Here are 37 smart goal setting examples to help you copy, paste and amend to suit your needs.
SMART goals are simple to describe, but often, harder to create in practice.
For this reason, think of the following SMART goal setting examples in this article, as a swipe file you can use for your needs.
I have split them into the following areas:
Before we dive into the SMART goal setting examples, it’s worth going through a quick refresher on what SMART is:
Here’s an example of a terrible goal: “To grow my business.”
SMART Goals inject enthusiasm and inspire. They are clear, succinct, and paint a picture of what success looks like or the end goal. If your goals don’t do this, then you might as well not set anything at all.
It stands for:
S – Specific: be clear and concise in describing the ‘what’ (What you want to achieve)
M – Measurable: you have to measure it, so you can be totally clear if you have achieved it or not.
A – Achievable: There’s no point setting goals which are out of that person’s or team’s control. There’s no point too, shooting for the stars if there’s absolutely no chance in attaining it. Be real and respectful.
R – Relevant: Does it mean something to the group or the main goal? If it doesn’t fit with the bigger picture, then don’t create it!
T – Timely: There has to be a description of when it should be completed, otherwise it falls into a task that just constantly gets put off! Ever seen the classic “On going” tag to some actions in your organisation? (A big no-no if you can help it…)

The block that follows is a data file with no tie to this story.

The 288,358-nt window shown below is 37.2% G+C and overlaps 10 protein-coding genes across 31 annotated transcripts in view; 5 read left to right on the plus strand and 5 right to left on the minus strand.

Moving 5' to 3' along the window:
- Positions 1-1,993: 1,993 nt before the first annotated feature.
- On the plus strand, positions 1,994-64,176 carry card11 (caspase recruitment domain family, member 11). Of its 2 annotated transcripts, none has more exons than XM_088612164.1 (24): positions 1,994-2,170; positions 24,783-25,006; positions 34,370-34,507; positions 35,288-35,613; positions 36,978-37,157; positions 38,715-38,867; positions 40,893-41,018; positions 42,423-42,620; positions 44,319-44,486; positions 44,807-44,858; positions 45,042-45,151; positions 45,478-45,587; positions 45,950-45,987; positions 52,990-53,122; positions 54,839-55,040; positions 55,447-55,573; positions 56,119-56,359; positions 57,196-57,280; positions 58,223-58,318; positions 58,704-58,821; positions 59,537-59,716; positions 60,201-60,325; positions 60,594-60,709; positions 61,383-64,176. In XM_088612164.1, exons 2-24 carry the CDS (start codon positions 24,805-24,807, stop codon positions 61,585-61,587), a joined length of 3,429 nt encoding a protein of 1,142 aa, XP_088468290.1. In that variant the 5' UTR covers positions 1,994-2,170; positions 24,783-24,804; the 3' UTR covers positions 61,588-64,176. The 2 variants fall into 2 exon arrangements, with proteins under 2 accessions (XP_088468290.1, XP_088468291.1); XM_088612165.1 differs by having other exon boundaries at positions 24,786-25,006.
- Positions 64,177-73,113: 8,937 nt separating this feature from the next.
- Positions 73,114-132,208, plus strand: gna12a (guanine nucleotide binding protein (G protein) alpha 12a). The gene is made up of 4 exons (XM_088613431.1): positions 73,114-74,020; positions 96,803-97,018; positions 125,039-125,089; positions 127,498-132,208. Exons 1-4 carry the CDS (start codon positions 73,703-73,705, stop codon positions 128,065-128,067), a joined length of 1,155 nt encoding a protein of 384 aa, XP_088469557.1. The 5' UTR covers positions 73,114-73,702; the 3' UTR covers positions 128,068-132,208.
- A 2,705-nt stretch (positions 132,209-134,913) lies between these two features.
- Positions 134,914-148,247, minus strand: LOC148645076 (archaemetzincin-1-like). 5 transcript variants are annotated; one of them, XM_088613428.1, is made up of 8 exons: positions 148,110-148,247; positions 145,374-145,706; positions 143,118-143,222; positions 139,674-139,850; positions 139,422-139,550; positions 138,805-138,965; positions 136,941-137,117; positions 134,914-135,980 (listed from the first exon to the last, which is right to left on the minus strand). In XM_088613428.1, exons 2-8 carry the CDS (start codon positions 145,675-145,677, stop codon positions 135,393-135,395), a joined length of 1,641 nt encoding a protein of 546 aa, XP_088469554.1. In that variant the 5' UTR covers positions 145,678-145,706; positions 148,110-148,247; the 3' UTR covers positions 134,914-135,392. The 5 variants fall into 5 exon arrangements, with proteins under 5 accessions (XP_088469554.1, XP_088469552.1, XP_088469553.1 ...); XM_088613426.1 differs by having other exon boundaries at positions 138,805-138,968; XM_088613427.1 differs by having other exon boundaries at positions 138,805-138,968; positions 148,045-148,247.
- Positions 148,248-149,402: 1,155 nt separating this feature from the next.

So, in light of the above drab goal “to grow my business,” we could use SMART to transform it into a shiny and inspiring goal!
Perhaps it could be something like, “To increase sales by 25% and grow my profitability by 10%, by the end of this financial year.” Doesn’t that sound better!
As long as you stick to the SMART Goals framework, and follow the smart goal setting examples above (and reword them to suit your own environment) then you’ll be setting inspiring and attainable goals in no time, which are crystal clear and provide laser sharp focus.
One last thing to remember is to not have or set too many goals at once. Our short term memories can only cope with around 5 to 7 things at any one time, so to avoid overload, try to keep yours down to a handful, tops. This will ensure maximum focus and productivity…
And minimum mental fatigue and worse still – burnout.
keep that in mind when looking for your smart goals to create for yourself or your teams…
You’re more than welcome, though to take our SMART goal setting examples and do with them what you like!